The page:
Variety, the charity, helps Brookfield boy without full limbs ride his own bike
Christmas came a few months early for a Brookfield 5-year-old boy.
Francis Kahle came into the world with a rare disorder called Tetra-amelia syndrome, which resulted in him being born without four complete limbs. Nevertheless, Francis really wanted to ride a bike with his friends.
Children’s Charity of Wisconsin, Brent Emery Bicycles, Harley Davidson, and American Family created a special bike that Francis can operate with artificial arms. The bike, which is called “Francis Flyers,” allows him to pedal with his arms and sits on a tricycle-type frame.
He received the adaptive bicycle in August
Variety’s motto is that all children deserve the opportunity to pursue a limitless future and the charity works to inspire children to discover life without limits.
Nancy Major, CEO of Variety – The Children’s Charity, Wisconsin chapter, said, “The mission is “Improving the lives of at-risk, disadvantaged, critically ill or special needs children, regardless of ability to pay,” Major said.
Major said some engineering masterminds built the one-of-a kind, specialized bike for Francis.
The little boy “took off like a jet”, as soon as he laid eyes on the bike, Major said.
Laura Kahle, Francis’ mom, said her family is thankful for the extraordinary people who worked diligently in so many ways to make it a reality for Francis.
The bike means independence and inclusion to Francis.
“He can ride it just like any other 5-year-old, and he is already asking if he can take it to ‘far away places,’ like the playground and school,” Laura said.
His mom said Francis loves having a challenge to conquer. He’s still learning how to ride the bike uphill and how to make it go as fast as he wants on a level surface.
“It has been a great way for him to push himself and have fun in the process,” Laura said.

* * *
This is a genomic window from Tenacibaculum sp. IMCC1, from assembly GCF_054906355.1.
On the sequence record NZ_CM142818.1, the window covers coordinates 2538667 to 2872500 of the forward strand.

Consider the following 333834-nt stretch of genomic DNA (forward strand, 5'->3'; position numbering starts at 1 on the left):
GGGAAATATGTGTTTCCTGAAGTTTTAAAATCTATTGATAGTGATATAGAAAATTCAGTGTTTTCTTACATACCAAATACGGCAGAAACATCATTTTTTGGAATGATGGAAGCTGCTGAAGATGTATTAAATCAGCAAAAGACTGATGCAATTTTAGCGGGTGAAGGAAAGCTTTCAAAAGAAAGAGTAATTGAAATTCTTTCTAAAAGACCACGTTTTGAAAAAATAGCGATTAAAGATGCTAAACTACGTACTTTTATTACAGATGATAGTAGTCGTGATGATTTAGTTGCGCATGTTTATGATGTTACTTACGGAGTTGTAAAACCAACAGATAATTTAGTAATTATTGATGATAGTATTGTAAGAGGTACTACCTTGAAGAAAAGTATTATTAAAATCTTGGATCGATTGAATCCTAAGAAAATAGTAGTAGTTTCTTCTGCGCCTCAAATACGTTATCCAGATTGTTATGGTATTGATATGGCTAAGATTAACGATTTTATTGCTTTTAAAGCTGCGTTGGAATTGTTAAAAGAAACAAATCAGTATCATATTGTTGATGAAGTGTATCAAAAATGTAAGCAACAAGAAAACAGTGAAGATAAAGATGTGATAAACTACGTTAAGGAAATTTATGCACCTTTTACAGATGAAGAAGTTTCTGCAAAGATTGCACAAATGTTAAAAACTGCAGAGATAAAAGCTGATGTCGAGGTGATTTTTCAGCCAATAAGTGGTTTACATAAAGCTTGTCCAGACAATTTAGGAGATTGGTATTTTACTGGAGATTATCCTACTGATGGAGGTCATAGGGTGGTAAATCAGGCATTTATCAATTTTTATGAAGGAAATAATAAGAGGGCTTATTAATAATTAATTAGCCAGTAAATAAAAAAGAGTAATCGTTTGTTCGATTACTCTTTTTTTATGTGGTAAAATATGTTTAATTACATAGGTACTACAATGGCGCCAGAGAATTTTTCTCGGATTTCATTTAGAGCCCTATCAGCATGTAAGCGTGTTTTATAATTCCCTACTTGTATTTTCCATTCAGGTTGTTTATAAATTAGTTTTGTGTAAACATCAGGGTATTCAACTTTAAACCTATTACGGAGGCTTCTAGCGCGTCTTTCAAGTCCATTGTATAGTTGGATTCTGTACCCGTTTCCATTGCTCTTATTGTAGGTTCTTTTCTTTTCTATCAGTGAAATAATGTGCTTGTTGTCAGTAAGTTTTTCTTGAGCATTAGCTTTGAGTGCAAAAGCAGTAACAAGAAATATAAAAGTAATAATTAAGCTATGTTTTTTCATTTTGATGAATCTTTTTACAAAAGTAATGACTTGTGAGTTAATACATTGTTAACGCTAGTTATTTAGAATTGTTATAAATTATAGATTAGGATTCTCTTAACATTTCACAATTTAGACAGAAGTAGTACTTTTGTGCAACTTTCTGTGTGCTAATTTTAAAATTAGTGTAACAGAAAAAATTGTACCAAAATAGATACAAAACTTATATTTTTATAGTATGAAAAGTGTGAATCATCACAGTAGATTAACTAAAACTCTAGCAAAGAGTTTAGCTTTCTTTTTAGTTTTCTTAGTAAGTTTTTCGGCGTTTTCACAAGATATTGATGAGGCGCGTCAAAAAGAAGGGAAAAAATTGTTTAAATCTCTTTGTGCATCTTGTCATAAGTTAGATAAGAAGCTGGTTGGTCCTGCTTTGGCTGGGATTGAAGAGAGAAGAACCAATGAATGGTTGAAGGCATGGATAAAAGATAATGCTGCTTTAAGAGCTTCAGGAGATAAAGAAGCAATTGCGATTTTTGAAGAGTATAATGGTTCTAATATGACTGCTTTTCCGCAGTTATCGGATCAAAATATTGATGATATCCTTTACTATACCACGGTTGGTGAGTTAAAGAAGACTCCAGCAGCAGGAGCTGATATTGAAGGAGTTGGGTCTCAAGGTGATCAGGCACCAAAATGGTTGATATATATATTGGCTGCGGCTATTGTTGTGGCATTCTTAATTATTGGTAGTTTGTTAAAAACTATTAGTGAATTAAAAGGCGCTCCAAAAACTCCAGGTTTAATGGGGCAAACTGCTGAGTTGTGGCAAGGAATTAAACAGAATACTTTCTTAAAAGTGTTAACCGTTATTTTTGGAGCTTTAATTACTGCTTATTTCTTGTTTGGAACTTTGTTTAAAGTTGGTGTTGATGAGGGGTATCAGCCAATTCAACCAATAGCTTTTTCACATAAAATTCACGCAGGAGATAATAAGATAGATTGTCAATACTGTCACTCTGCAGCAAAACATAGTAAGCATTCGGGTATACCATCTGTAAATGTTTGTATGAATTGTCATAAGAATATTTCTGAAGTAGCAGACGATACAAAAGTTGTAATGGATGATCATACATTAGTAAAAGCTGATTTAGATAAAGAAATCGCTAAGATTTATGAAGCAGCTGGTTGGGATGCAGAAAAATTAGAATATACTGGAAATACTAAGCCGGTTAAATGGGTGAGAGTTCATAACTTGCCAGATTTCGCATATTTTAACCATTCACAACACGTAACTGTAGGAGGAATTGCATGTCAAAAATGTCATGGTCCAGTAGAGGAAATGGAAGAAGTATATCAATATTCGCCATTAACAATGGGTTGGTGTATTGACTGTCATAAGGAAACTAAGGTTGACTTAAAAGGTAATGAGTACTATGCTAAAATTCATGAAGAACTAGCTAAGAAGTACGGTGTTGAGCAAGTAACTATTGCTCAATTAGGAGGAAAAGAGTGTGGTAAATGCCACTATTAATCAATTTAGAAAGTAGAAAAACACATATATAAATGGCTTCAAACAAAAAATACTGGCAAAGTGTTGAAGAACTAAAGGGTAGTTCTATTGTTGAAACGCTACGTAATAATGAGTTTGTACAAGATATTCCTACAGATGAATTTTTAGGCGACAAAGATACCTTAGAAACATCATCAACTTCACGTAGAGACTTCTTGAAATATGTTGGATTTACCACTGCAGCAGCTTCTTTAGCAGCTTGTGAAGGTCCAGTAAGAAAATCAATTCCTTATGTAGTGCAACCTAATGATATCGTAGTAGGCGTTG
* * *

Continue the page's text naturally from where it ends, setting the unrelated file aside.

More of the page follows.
Variety dates back to Christmas Eve in 1928.
On Christmas Eve
Variety – the Children’s Charity was inspired from an eventful Christmas Eve in 1928. John H. Harris, manager of a theatre in Pittsburgh, discovered a 1-month-old baby girl abandoned on one of the theater seats with a note pinned to her dress:
“Please take care of my baby. Her name is Catherine. I can no longer take care of her. I have eight others. My husband is out of work. She was born on Thanksgiving Day. I have always heard of the goodness of show business and I pray to God that you will look out for her. — A Heart-Broken Mother”, according to the charity’s website.
As the men cared for Catherine, they became aware of many other children in need of help and support and continued to raise money even after an adoptive family had been found for Catherine. Many entertainers around the world became inspired to help children with special needs, according to the website.
Major reflected on the charity’s origin and how in the 20s, there was polio, premature birth, and sudden infant death.
“As the medical field, finance and technology have improved, the charity has evolved to better meet the needs of today,” Major said.
In 1935, a chapter in Milwaukee was formed. This year the charity is celebrating 90 years of making children’s dreams come true.
More Christmas cheer
Variety has its roots in the entertainment industry, but its heart is the community.
“People from all walks of life, organizations, corporations and foundations contribute through Variety and experience the joy of helping a child, confident that their generosity has real impact and results in markedly improving a child’s future and making the world a better place,” Major said.
She said a key component to the charity’s success is its partnerships, such as Children’s Hospital of Wisconsin.
The charity was located in CHW’s corporate facility up until five years ago when it moved to Elm Grove. The referrals for adaptive and medical equipment, terminally ill children and children with special needs have come from hospital entities, such as CHW, Major said.
She also cited Marcus Corp. as a huge partner. She credited founder Ben Marcus as being instrumental in building a relationship with the Wisconsin theater community.
The charity along with several other corporations such as Marcus, are hosting an annual holiday party for children at four different Marcus theatre locations. Children and their family members get to see a special private screening of a movie, snacks, and gifts at no cost.
The holiday cheer wouldn’t be complete without Santa making an appearance during the party.
For more information on the work the charity does, donating or volunteering, visit www.varietywi.org.